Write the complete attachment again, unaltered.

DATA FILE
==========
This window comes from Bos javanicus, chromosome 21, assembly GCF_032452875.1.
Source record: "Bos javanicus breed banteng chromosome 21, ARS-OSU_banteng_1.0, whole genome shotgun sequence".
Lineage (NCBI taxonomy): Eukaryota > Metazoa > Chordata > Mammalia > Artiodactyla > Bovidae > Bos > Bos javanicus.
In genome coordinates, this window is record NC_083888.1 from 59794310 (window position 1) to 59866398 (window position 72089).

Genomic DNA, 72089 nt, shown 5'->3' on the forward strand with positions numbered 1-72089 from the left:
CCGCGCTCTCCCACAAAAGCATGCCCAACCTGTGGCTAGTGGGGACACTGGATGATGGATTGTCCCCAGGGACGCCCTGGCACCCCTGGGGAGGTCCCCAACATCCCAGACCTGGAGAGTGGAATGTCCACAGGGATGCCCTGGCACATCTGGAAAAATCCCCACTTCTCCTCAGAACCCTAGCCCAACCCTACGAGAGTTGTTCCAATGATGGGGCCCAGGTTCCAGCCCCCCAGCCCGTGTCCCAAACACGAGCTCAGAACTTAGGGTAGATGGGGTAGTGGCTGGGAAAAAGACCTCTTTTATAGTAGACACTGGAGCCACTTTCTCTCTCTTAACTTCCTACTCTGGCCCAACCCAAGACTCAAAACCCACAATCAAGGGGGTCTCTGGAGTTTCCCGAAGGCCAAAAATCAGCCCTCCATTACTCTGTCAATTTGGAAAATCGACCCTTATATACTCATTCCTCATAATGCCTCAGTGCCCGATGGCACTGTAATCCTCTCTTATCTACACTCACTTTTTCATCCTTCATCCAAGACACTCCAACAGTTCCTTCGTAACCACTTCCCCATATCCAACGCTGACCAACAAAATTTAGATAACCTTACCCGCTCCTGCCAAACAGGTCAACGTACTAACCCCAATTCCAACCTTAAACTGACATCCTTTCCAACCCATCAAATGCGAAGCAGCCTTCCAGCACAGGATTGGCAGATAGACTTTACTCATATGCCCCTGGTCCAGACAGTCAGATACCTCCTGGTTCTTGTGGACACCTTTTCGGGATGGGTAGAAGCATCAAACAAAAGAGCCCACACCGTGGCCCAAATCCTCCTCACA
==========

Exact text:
This window comes from Bos javanicus, chromosome 21, assembly GCF_032452875.1.
Source record: "Bos javanicus breed banteng chromosome 21, ARS-OSU_banteng_1.0, whole genome shotgun sequence".
Lineage (NCBI taxonomy): Eukaryota > Metazoa > Chordata > Mammalia > Artiodactyla > Bovidae > Bos > Bos javanicus.
In genome coordinates, this window is record NC_083888.1 from 59794310 (window position 1) to 59866398 (window position 72089).

Genomic DNA, 72089 nt, shown 5'->3' on the forward strand with positions numbered 1-72089 from the left:
CCGCGCTCTCCCACAAAAGCATGCCCAACCTGTGGCTAGTGGGGACACTGGATGATGGATTGTCCCCAGGGACGCCCTGGCACCCCTGGGGAGGTCCCCAACATCCCAGACCTGGAGAGTGGAATGTCCACAGGGATGCCCTGGCACATCTGGAAAAATCCCCACTTCTCCTCAGAACCCTAGCCCAACCCTACGAGAGTTGTTCCAATGATGGGGCCCAGGTTCCAGCCCCCCAGCCCGTGTCCCAAACACGAGCTCAGAACTTAGGGTAGATGGGGTAGTGGCTGGGAAAAAGACCTCTTTTATAGTAGACACTGGAGCCACTTTCTCTCTCTTAACTTCCTACTCTGGCCCAACCCAAGACTCAAAACCCACAATCAAGGGGGTCTCTGGAGTTTCCCGAAGGCCAAAAATCAGCCCTCCATTACTCTGTCAATTTGGAAAATCGACCCTTATATACTCATTCCTCATAATGCCTCAGTGCCCGATGGCACTGTAATCCTCTCTTATCTACACTCACTTTTTCATCCTTCATCCAAGACACTCCAACAGTTCCTTCGTAACCACTTCCCCATATCCAACGCTGACCAACAAAATTTAGATAACCTTACCCGCTCCTGCCAAACAGGTCAACGTACTAACCCCAATTCCAACCTTAAACTGACATCCTTTCCAACCCATCAAATGCGAAGCAGCCTTCCAGCACAGGATTGGCAGATAGACTTTACTCATATGCCCCTGGTCCAGACAGTCAGATACCTCCTGGTTCTTGTGGACACCTTTTCGGGATGGGTAGAAGCATCAAACAAAAGAGCCCACACCGTGGCCCAAATCCTCCTCACA